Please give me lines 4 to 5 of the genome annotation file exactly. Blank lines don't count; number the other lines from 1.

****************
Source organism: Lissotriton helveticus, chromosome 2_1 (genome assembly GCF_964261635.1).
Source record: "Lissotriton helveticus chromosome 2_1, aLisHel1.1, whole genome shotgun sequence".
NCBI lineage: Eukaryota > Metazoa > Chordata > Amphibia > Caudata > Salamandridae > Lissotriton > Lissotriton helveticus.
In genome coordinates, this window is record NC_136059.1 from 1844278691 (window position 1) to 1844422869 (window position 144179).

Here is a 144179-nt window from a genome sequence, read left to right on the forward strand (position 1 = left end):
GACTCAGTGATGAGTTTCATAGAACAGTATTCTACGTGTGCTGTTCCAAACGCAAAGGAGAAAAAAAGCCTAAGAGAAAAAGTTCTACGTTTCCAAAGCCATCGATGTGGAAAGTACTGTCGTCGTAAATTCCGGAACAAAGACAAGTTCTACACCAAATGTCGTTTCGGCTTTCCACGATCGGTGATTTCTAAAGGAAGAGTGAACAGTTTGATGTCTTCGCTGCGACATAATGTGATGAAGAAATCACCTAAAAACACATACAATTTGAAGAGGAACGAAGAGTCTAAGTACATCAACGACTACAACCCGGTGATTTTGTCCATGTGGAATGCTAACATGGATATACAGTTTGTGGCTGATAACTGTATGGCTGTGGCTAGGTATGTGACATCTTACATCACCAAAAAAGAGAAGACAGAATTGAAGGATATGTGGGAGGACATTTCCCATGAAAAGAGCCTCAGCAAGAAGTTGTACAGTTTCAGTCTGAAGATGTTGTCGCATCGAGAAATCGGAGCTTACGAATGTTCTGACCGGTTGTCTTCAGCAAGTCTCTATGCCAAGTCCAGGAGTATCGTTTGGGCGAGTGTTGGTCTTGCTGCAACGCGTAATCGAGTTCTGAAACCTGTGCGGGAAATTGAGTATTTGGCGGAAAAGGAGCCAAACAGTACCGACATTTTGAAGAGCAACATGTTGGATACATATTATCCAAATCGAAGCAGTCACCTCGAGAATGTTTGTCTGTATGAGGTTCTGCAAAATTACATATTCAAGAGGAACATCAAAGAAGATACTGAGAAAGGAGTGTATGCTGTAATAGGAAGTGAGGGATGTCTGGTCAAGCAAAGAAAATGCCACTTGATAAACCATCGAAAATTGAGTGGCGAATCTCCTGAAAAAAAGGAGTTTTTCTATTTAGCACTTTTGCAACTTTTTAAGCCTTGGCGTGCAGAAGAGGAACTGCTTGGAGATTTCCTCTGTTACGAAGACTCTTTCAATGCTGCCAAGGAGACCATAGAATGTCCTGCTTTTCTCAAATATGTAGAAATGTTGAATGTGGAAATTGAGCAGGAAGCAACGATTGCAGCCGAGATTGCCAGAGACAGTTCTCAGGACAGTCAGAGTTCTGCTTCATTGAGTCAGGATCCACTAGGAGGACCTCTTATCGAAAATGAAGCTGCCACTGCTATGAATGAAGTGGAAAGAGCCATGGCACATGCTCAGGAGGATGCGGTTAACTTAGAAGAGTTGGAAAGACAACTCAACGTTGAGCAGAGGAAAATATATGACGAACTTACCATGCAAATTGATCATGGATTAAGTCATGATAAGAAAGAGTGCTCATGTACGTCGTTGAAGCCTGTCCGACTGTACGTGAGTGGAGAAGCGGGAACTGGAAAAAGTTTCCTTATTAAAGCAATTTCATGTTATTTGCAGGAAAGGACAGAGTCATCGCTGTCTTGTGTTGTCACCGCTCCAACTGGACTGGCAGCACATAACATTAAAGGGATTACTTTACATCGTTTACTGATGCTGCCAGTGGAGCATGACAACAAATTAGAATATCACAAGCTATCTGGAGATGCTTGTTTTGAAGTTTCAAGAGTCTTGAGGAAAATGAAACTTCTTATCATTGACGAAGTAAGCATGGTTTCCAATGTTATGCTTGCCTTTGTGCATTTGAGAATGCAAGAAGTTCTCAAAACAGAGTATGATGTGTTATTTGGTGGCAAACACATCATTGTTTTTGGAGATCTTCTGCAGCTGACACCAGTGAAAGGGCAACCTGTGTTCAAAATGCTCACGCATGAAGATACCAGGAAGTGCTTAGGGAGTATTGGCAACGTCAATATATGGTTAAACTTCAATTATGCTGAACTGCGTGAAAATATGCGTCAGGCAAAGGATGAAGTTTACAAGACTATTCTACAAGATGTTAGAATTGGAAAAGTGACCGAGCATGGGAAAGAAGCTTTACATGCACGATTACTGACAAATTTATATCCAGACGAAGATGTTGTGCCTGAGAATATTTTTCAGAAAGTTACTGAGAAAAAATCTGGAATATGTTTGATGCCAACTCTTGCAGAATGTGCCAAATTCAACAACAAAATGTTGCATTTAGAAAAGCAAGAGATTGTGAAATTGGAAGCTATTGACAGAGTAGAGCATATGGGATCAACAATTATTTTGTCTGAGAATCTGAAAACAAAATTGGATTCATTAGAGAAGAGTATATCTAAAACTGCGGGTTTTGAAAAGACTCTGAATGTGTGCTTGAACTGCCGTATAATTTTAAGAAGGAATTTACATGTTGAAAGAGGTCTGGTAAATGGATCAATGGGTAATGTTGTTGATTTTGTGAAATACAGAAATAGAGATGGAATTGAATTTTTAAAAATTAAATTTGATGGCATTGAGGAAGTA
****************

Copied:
In genome coordinates, this window is record NC_136059.1 from 1844278691 (window position 1) to 1844422869 (window position 144179).

Here is a 144179-nt window from a genome sequence, read left to right on the forward strand (position 1 = left end):